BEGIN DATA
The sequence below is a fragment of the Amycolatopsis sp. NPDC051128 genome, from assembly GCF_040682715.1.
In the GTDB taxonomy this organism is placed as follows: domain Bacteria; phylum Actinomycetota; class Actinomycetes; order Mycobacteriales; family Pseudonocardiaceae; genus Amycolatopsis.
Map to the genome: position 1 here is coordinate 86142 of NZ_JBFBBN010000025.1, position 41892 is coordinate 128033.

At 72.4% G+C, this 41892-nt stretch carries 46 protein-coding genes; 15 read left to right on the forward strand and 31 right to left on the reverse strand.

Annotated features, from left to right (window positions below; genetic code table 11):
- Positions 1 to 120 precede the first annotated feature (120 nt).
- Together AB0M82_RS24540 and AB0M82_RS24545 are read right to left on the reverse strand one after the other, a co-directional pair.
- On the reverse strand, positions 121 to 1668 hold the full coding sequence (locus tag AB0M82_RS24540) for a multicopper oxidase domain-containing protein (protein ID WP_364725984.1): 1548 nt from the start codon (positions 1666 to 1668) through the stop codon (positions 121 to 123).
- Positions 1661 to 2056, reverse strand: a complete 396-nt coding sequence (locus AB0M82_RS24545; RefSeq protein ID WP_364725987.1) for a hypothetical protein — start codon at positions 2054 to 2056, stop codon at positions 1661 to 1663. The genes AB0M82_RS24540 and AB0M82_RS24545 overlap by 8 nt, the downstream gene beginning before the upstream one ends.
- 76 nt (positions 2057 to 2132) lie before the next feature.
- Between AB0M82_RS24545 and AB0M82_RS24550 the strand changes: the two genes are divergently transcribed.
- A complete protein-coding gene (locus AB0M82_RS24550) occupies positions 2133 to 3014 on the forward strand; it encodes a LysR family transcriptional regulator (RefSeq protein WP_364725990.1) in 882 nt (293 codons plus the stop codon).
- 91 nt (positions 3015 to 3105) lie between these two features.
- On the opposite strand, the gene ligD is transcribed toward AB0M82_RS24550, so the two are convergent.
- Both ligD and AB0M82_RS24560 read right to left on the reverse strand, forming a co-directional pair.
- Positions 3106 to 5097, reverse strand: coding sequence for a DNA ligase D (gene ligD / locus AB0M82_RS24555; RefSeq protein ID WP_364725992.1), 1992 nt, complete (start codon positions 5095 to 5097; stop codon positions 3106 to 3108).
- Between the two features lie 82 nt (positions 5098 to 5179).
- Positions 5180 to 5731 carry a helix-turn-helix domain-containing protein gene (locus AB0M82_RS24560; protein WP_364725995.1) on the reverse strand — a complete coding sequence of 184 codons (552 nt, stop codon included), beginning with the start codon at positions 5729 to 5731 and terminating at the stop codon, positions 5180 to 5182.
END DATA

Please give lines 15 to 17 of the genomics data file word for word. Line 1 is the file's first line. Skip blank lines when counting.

- Both ligD and AB0M82_RS24560 read right to left on the reverse strand, forming a co-directional pair.
- Positions 3106 to 5097, reverse strand: coding sequence for a DNA ligase D (gene ligD / locus AB0M82_RS24555; RefSeq protein ID WP_364725992.1), 1992 nt, complete (start codon positions 5095 to 5097; stop codon positions 3106 to 3108).
- Between the two features lie 82 nt (positions 5098 to 5179).